Fairtrade International is raising the prices it will pay for conventional and organic cocoa next fall after world cocoa prices dropped by more than a third last year.
The organization will raise the Fairtrade Minimum Price for conventional cocoa from $2,000 to $2,400 per metric ton at the point of export (FOB), marking a 20 percent increase. For organic cocoa, the Fairtrade price will be $300 above the market price or the Fairtrade Minimum Price, whichever is higher at the time of sale. This is a change from the current minimum fixed price of $2,300 per metric ton for Fairtrade certified organic cocoa.
Fairtrade is the only certification scheme that has a mandatory minimum price, which acts as a safety net for farmers when market prices fall while allowing them to negotiate when prices go higher.
For reference, the current cocoa price set by the government of Côte d’Ivoire, the world’s biggest cocoa producer, is $2,124 at FOB. Fairtrade buyers pay farmer organizations the differential when the Fairtrade Minimum Price is higher.
The additional Fairtrade Premium will be increased from $200 to $240 per metric ton, the highest fixed premium of any certification scheme. This is an amount on top of the selling price, paid directly to farmer organizations to spend on projects of their choice. The Premium helps to build strong, viable cooperatives that can respond to their members needs and strengthen them as long-term business partners for buyers. In 2017, Fairtrade cocoa farmer cooperatives earned nearly $43 million in Fairtrade Premium to invest in their communities and businesses.
The new price structure, agreed by the Fairtrade Standards Committee, a multi-stakeholder body that includes farmer and trader representatives, will take effect Oct. 1, 2019. The decision follows a lengthy consultation process across the cocoa supply chain with Fairtrade farmers, traders, manufacturers, and chocolate brands.
The challenges in the West African cocoa sector are huge, with a Fairtrade study in April 2018 showing that 58 percent of Fairtrade certified cocoa-farming households in Côte d’Ivoire had incomes below the extreme poverty line. The new Fairtrade Minimum Price will allow average Fairtrade cocoa-growing households to earn above the extreme poverty line. Fairtrade expects to review its cocoa Minimum Price and Premium again in three years.
“This is good news for West Africa’s cocoa-growing communities,” said Fortin Bley, an Ivorian cocoa farmer and chairperson of Fairtrade Africa’s West African Network. “Farmers have been badly squeezed by low world prices, so the higher Fairtrade Minimum Price and Premium help to level the playing field for a more sustainable future.”
Full technical information for implementation of the new Fairtrade Minimum Price and Premium will be provided in a formal price announcement in February 2019.
New Living Income Reference Price sets target level
The review of the Fairtrade Minimum Price and Premium is linked to a wider Fairtrade strategy to work toward a living income for cocoa farmers. Under that strategy, Fairtrade International has also established a Living Income Reference Price for cocoa in Côte d’Ivoire and Ghana, providing the first target price for the industry based on living income benchmarks and consultation on farm costs.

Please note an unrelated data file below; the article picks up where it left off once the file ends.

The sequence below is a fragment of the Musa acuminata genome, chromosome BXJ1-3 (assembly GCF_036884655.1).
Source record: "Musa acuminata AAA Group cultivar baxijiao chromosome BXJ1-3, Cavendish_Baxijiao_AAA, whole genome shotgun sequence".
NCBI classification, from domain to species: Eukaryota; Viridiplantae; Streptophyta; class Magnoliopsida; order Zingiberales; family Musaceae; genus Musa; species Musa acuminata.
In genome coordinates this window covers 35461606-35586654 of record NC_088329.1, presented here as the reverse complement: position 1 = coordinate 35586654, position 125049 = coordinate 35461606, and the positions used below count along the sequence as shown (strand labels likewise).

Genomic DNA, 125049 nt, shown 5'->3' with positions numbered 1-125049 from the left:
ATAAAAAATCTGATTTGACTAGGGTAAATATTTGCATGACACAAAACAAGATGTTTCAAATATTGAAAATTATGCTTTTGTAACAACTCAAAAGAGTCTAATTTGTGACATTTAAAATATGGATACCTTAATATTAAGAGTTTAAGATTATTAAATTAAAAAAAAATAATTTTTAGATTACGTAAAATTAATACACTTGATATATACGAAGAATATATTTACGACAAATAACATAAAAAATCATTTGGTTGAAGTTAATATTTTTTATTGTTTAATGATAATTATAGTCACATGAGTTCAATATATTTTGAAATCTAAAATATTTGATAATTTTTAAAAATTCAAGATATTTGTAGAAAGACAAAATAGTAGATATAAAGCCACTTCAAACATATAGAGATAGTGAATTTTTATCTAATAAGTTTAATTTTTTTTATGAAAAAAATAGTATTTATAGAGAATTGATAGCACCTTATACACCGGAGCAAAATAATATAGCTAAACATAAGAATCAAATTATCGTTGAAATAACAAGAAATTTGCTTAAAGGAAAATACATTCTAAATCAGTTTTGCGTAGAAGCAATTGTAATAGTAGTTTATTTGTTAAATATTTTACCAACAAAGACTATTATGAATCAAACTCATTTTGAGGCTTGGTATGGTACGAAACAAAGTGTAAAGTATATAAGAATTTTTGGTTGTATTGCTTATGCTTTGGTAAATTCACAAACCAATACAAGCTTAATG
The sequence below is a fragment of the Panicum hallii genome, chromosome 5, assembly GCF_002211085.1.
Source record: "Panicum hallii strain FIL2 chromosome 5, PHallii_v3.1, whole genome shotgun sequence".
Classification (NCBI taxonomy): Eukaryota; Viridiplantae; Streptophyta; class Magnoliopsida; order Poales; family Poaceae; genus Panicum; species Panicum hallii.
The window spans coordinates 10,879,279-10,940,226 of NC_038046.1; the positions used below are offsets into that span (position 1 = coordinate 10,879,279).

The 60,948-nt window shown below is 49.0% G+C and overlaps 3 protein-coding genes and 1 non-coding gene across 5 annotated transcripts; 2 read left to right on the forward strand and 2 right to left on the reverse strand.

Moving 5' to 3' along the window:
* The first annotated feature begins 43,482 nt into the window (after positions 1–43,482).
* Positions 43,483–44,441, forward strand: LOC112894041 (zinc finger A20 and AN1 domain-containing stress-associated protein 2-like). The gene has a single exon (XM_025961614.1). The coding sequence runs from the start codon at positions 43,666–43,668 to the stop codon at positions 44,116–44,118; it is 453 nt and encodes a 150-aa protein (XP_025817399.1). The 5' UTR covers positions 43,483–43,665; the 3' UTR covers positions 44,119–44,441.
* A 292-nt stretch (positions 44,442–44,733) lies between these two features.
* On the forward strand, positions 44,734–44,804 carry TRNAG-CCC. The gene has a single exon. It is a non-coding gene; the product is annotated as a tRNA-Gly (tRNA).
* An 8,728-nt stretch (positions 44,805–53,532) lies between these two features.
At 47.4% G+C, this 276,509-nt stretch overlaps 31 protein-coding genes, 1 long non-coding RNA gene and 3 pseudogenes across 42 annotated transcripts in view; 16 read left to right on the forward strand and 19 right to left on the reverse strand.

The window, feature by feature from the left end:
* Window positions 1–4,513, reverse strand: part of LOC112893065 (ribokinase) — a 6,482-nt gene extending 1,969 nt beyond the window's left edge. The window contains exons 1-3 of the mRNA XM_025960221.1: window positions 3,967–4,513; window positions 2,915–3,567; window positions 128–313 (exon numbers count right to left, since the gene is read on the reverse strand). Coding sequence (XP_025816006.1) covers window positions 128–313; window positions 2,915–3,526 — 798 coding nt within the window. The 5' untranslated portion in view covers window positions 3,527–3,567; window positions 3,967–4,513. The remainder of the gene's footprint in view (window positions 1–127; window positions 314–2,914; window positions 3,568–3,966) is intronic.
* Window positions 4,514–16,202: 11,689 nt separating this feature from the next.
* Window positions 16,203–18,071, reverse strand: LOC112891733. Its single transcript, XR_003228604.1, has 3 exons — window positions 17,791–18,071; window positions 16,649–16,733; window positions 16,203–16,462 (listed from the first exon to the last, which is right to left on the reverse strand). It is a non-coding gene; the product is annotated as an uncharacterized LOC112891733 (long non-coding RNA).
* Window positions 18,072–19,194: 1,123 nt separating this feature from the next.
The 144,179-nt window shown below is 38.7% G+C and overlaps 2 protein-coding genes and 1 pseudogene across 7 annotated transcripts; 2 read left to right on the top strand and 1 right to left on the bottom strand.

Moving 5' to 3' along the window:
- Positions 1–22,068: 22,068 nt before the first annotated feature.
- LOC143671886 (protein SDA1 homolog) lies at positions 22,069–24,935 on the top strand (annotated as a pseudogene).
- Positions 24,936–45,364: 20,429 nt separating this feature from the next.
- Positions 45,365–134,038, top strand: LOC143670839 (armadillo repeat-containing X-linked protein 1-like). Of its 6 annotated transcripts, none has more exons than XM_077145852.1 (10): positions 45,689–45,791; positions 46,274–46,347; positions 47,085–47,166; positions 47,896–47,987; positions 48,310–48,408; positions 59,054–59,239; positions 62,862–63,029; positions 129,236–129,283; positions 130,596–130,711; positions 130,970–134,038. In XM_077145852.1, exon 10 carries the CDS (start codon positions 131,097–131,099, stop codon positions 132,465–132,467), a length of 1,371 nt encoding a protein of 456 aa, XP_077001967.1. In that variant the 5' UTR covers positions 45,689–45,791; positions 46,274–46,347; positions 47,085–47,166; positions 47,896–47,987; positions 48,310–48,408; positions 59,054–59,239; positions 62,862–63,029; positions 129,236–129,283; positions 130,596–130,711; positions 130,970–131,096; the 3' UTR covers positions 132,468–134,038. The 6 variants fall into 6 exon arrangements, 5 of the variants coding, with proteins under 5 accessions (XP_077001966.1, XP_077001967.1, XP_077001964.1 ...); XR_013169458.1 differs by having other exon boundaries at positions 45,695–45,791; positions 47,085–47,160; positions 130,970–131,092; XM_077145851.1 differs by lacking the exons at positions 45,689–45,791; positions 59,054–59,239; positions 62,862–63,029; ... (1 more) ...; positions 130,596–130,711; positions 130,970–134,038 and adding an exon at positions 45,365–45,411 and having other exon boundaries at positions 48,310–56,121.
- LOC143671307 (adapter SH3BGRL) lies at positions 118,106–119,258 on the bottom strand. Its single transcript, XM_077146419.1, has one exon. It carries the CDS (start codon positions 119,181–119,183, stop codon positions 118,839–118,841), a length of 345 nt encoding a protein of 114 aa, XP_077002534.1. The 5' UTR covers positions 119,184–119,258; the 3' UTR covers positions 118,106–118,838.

This target price is based on what the ISEAL Living Income Community of Practice has calculated would be needed in each country to support the average cocoa farming household’s basic costs for food, housing, clothing, health care, education plus a small provision for emergencies, and then factors in productivity benchmarks and the cost of sustainable production. The basis for this price model was also validated through a consultation process with producers, industry and civil society.
The Fairtrade Living Income Reference Price, which is calculated at farm gate level rather than FOB because it refers to farm income, is $2,668 per metric ton of cocoa in Côte d’Ivoire and $2,300 in Ghana. (For comparison, the new Fairtrade Minimum Price at FOB level would equate to approximately $1,600 per metric ton at farm gate level in Côte d’Ivoire at today’s rates.) The Living Income Reference Price should enable full-time cocoa farmers to earn a living income if implemented as part of a holistic strategy that also includes increased productivity and diversified crops.
Unlike the Fairtrade Minimum Price, the Living Income Reference Price is not mandatory. The increase in the Fairtrade Minimum Price closes about a quarter of the gap between the average Ivorian cocoa farmer income and a living income, as a first step in a gradual and collective approach to bridging the difference.
“It’s a sad truth that most cocoa farmers in West Africa are living in poverty,” said Darío Soto Abril, global ceo of Fairtrade International. “The price that farmers are paid is a critical aspect that needs to increase so that cocoa farmers can afford a decent standard of living for their families. We are committed to working together with our partners, and welcome other bold efforts across the industry to make living incomes a reality.”
Fairtrade will develop projects with committed partners to test the Fairtrade Living Income Strategy, including price and diversification initiatives, and share learning that will move the cocoa industry closer to supporting a living income.